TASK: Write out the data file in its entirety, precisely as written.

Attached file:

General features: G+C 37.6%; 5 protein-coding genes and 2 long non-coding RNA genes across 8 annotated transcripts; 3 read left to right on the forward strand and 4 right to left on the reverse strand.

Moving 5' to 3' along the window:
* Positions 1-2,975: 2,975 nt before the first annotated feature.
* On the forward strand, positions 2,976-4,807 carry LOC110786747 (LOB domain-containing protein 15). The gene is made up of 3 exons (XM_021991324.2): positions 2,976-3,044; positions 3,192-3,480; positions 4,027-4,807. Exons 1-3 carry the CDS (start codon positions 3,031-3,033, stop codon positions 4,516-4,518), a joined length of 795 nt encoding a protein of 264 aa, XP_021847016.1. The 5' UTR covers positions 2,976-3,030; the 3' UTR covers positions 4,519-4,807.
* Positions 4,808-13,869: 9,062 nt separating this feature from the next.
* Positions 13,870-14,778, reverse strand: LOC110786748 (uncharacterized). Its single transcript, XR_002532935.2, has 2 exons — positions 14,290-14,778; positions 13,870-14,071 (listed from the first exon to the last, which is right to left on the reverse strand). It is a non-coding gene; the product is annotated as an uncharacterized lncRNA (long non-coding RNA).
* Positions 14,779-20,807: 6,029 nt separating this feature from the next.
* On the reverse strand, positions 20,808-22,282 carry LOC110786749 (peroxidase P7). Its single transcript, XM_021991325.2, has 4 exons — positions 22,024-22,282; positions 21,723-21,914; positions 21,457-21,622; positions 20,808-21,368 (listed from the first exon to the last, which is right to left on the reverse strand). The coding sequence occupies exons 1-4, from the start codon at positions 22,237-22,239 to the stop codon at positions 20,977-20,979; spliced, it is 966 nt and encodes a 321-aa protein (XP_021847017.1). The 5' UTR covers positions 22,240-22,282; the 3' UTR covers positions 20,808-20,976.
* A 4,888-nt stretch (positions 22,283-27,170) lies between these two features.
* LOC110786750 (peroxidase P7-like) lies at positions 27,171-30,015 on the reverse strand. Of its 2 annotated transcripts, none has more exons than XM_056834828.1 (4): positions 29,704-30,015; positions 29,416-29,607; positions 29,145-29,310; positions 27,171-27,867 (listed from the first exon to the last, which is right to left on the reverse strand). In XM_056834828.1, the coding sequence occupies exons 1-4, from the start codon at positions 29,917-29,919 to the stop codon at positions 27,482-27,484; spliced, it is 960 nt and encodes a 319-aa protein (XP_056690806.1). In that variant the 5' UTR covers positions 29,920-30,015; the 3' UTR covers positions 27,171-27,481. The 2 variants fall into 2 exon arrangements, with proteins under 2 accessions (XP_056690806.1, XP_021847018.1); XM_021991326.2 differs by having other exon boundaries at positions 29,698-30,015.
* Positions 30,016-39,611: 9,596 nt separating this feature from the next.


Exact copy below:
General features: G+C 37.6%; 5 protein-coding genes and 2 long non-coding RNA genes across 8 annotated transcripts; 3 read left to right on the forward strand and 4 right to left on the reverse strand.

Moving 5' to 3' along the window:
* Positions 1-2,975: 2,975 nt before the first annotated feature.
* On the forward strand, positions 2,976-4,807 carry LOC110786747 (LOB domain-containing protein 15). The gene is made up of 3 exons (XM_021991324.2): positions 2,976-3,044; positions 3,192-3,480; positions 4,027-4,807. Exons 1-3 carry the CDS (start codon positions 3,031-3,033, stop codon positions 4,516-4,518), a joined length of 795 nt encoding a protein of 264 aa, XP_021847016.1. The 5' UTR covers positions 2,976-3,030; the 3' UTR covers positions 4,519-4,807.
* Positions 4,808-13,869: 9,062 nt separating this feature from the next.
* Positions 13,870-14,778, reverse strand: LOC110786748 (uncharacterized). Its single transcript, XR_002532935.2, has 2 exons — positions 14,290-14,778; positions 13,870-14,071 (listed from the first exon to the last, which is right to left on the reverse strand). It is a non-coding gene; the product is annotated as an uncharacterized lncRNA (long non-coding RNA).
* Positions 14,779-20,807: 6,029 nt separating this feature from the next.
* On the reverse strand, positions 20,808-22,282 carry LOC110786749 (peroxidase P7). Its single transcript, XM_021991325.2, has 4 exons — positions 22,024-22,282; positions 21,723-21,914; positions 21,457-21,622; positions 20,808-21,368 (listed from the first exon to the last, which is right to left on the reverse strand). The coding sequence occupies exons 1-4, from the start codon at positions 22,237-22,239 to the stop codon at positions 20,977-20,979; spliced, it is 966 nt and encodes a 321-aa protein (XP_021847017.1). The 5' UTR covers positions 22,240-22,282; the 3' UTR covers positions 20,808-20,976.
* A 4,888-nt stretch (positions 22,283-27,170) lies between these two features.
* LOC110786750 (peroxidase P7-like) lies at positions 27,171-30,015 on the reverse strand. Of its 2 annotated transcripts, none has more exons than XM_056834828.1 (4): positions 29,704-30,015; positions 29,416-29,607; positions 29,145-29,310; positions 27,171-27,867 (listed from the first exon to the last, which is right to left on the reverse strand). In XM_056834828.1, the coding sequence occupies exons 1-4, from the start codon at positions 29,917-29,919 to the stop codon at positions 27,482-27,484; spliced, it is 960 nt and encodes a 319-aa protein (XP_056690806.1). In that variant the 5' UTR covers positions 29,920-30,015; the 3' UTR covers positions 27,171-27,481. The 2 variants fall into 2 exon arrangements, with proteins under 2 accessions (XP_056690806.1, XP_021847018.1); XM_021991326.2 differs by having other exon boundaries at positions 29,698-30,015.
* Positions 30,016-39,611: 9,596 nt separating this feature from the next.